Personal property such as jewelry, antiques, artwork, family heirlooms, and household effects can be passed on to your beneficiaries through a specific bequest: “I leave my Ming Vase to my sister Betty.” But for most people, it would be overwhelming to try to inventory and choose a beneficiary for every last item you own. Instead, it is common to use a separate “Personal Property Memorandum” that is attached to, and incorporated by reference into the trust.
The memo is generally a handwritten or typed list of your wishes of bequests to family or charities, which is signed and dated by you. They can cover each personal item that you own, but typically include only those items of financial value or of strong sentimental value—the types of things that lead to disagreements among the heirs.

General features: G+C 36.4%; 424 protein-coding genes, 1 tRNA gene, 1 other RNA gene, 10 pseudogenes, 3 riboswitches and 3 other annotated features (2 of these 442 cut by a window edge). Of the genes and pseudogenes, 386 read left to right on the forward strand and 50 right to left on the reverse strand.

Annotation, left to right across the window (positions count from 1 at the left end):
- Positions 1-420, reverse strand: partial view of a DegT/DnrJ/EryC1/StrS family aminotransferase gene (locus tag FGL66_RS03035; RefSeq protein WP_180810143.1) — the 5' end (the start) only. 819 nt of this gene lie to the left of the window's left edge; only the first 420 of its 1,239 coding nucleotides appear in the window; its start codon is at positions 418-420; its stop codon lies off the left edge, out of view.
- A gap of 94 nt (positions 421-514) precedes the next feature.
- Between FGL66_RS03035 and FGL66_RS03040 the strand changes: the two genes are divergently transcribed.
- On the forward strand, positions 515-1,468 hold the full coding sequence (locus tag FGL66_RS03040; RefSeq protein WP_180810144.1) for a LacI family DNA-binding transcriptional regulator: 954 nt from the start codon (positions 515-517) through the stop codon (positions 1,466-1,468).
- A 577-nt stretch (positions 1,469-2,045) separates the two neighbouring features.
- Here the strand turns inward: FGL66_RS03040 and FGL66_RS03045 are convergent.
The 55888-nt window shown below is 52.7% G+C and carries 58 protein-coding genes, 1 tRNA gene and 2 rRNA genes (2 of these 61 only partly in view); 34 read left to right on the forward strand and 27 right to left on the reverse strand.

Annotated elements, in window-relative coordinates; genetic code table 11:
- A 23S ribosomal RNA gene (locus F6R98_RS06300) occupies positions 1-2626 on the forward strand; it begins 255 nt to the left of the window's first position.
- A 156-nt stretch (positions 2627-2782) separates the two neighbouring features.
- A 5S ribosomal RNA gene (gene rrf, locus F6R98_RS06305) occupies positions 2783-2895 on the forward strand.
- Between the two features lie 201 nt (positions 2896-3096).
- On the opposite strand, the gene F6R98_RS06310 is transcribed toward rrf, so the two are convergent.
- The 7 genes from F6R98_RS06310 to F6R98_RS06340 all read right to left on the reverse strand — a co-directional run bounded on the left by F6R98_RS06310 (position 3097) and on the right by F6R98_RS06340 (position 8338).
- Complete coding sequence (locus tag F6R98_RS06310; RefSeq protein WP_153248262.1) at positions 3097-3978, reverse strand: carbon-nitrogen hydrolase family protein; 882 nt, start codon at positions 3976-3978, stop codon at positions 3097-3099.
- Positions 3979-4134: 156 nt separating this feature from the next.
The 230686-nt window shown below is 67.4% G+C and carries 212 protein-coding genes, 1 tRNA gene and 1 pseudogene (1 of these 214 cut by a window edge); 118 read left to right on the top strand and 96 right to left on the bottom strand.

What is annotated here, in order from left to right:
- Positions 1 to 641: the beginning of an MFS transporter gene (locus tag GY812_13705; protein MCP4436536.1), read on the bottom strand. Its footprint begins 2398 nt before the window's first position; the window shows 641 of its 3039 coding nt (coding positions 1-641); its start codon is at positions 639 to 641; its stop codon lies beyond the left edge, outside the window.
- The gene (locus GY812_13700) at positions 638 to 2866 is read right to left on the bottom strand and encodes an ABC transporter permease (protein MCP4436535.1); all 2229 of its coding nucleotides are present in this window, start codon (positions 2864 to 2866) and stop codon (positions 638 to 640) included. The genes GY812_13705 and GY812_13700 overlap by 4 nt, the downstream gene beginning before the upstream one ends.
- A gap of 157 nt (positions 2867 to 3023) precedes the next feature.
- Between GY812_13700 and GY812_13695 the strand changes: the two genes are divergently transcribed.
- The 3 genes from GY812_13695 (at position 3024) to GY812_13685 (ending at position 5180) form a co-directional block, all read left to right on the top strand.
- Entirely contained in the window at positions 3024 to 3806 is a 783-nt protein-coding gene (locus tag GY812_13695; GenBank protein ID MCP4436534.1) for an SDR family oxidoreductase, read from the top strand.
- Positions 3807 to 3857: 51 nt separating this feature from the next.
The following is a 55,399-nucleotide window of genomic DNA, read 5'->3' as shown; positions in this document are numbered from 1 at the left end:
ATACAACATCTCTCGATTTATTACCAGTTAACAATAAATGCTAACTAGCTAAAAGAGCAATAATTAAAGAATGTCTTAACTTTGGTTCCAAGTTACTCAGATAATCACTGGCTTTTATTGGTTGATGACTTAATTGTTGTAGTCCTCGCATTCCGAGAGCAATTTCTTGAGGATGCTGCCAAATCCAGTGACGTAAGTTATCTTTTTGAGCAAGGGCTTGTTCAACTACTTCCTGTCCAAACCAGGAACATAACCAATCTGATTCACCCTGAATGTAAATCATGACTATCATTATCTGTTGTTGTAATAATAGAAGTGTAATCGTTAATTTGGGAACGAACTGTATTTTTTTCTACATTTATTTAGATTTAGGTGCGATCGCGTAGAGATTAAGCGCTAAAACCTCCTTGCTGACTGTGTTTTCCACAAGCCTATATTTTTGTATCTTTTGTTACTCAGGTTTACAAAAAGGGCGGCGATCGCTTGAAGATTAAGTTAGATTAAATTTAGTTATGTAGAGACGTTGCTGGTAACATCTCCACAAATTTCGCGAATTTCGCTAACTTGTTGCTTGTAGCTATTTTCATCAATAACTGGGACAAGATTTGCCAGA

The benefit of a memo is that it can be easily changed if you sell something, give it away during life, or change your mind about who should receive it after you’re gone. You simply throw it away and replace it with a new memo. Each personal property memorandum should be dated, and the trust should contain instructions that if more than one memo is discovered after your death, the one with the most recent date is binding.
Of course, you should also provide for personal property that is not specifically listed on the personal property memorandum. Most trusts will state that the trustee can dispose of it equitably to the beneficiaries, and if they can’t agree on the disposition, the trustee can sell the items and split the proceeds of the sale according to the trust distribution plan.